The Global Institute for Women’s Leadership advised LinkedIn on their report on the impact of language on women and men in the workplace.
The report analyses how men and women respond to and use language, incuding during job searches, interviews and when talking about their roles. It also gives recommendations for achieving a more inclusive workplace and recruitment process.
The report reveals that, even at similar levels of seniority, men and women use different words to describe their work experience and express themselves at work – men tend to focus more on their technical skills, women are more likely to reference their education and personal attributes. Other findings include:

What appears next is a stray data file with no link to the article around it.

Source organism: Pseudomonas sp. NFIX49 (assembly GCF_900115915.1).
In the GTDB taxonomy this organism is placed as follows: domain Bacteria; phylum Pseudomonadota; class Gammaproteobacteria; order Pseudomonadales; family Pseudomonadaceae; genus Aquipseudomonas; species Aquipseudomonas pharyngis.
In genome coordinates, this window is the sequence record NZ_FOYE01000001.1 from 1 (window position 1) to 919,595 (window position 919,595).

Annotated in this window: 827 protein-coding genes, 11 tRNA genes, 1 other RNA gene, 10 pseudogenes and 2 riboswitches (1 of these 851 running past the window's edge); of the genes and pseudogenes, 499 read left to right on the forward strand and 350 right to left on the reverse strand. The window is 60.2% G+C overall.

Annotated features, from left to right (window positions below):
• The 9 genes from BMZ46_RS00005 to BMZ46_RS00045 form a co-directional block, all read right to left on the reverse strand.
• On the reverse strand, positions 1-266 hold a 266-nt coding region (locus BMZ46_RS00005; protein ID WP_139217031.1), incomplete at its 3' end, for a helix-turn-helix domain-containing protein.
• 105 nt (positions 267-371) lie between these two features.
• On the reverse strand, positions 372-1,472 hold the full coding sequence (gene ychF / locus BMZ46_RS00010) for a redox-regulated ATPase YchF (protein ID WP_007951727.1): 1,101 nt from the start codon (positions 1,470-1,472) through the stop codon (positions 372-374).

- Women prioritise terms that relate to their character to describe themselves in an interview, such as “likeable” (38 per cent of surveyed women and 29 per cent of men) and “supportive” (39 per cent of women and 32 per cent of men).
- 44 per cent of women would be discouraged from applying for a role if the word “aggressive” was in the job description – but only a third of men felt the same.
- Women tend to seek out positions that describe an adaptable workplace culture: positions that promoted flexible working (60 per cent), working from home (30 per cent) and medical benefits (45 per cent) were most popular amongst women. Flexibility is also increasingly important for male workers.